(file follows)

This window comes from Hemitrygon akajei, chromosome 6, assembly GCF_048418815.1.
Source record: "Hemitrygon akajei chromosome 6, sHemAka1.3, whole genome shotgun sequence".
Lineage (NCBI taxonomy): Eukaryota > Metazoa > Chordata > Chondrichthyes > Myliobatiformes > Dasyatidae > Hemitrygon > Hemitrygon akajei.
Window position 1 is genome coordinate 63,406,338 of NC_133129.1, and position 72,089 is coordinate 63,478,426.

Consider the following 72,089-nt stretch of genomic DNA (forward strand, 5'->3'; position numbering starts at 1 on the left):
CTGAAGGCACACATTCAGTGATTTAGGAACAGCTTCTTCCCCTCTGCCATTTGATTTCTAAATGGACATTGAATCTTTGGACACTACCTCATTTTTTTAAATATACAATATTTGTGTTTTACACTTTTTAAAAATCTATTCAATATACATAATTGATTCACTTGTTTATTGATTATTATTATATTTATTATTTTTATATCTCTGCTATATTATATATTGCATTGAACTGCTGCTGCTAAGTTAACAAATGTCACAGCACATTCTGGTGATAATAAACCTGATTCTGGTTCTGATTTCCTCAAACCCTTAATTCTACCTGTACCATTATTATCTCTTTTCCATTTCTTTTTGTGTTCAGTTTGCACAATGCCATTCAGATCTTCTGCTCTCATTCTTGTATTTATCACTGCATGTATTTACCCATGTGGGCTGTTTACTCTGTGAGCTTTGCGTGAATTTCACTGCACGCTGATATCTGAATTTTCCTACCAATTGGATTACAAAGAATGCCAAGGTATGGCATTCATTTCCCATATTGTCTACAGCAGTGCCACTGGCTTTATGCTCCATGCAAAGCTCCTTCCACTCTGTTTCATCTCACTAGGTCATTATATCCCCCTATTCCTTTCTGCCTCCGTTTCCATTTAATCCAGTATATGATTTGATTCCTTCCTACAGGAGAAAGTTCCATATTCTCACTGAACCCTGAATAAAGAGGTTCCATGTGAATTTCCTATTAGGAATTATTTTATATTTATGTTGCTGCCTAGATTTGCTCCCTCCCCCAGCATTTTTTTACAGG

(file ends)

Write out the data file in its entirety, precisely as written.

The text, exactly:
This window comes from Hemitrygon akajei, chromosome 6, assembly GCF_048418815.1.
Source record: "Hemitrygon akajei chromosome 6, sHemAka1.3, whole genome shotgun sequence".
Lineage (NCBI taxonomy): Eukaryota > Metazoa > Chordata > Chondrichthyes > Myliobatiformes > Dasyatidae > Hemitrygon > Hemitrygon akajei.
Window position 1 is genome coordinate 63,406,338 of NC_133129.1, and position 72,089 is coordinate 63,478,426.

Consider the following 72,089-nt stretch of genomic DNA (forward strand, 5'->3'; position numbering starts at 1 on the left):
CTGAAGGCACACATTCAGTGATTTAGGAACAGCTTCTTCCCCTCTGCCATTTGATTTCTAAATGGACATTGAATCTTTGGACACTACCTCATTTTTTTAAATATACAATATTTGTGTTTTACACTTTTTAAAAATCTATTCAATATACATAATTGATTCACTTGTTTATTGATTATTATTATATTTATTATTTTTATATCTCTGCTATATTATATATTGCATTGAACTGCTGCTGCTAAGTTAACAAATGTCACAGCACATTCTGGTGATAATAAACCTGATTCTGGTTCTGATTTCCTCAAACCCTTAATTCTACCTGTACCATTATTATCTCTTTTCCATTTCTTTTTGTGTTCAGTTTGCACAATGCCATTCAGATCTTCTGCTCTCATTCTTGTATTTATCACTGCATGTATTTACCCATGTGGGCTGTTTACTCTGTGAGCTTTGCGTGAATTTCACTGCACGCTGATATCTGAATTTTCCTACCAATTGGATTACAAAGAATGCCAAGGTATGGCATTCATTTCCCATATTGTCTACAGCAGTGCCACTGGCTTTATGCTCCATGCAAAGCTCCTTCCACTCTGTTTCATCTCACTAGGTCATTATATCCCCCTATTCCTTTCTGCCTCCGTTTCCATTTAATCCAGTATATGATTTGATTCCTTCCTACAGGAGAAAGTTCCATATTCTCACTGAACCCTGAATAAAGAGGTTCCATGTGAATTTCCTATTAGGAATTATTTTATATTTATGTTGCTGCCTAGATTTGCTCCCTCCCCCAGCATTTTTTTACAGG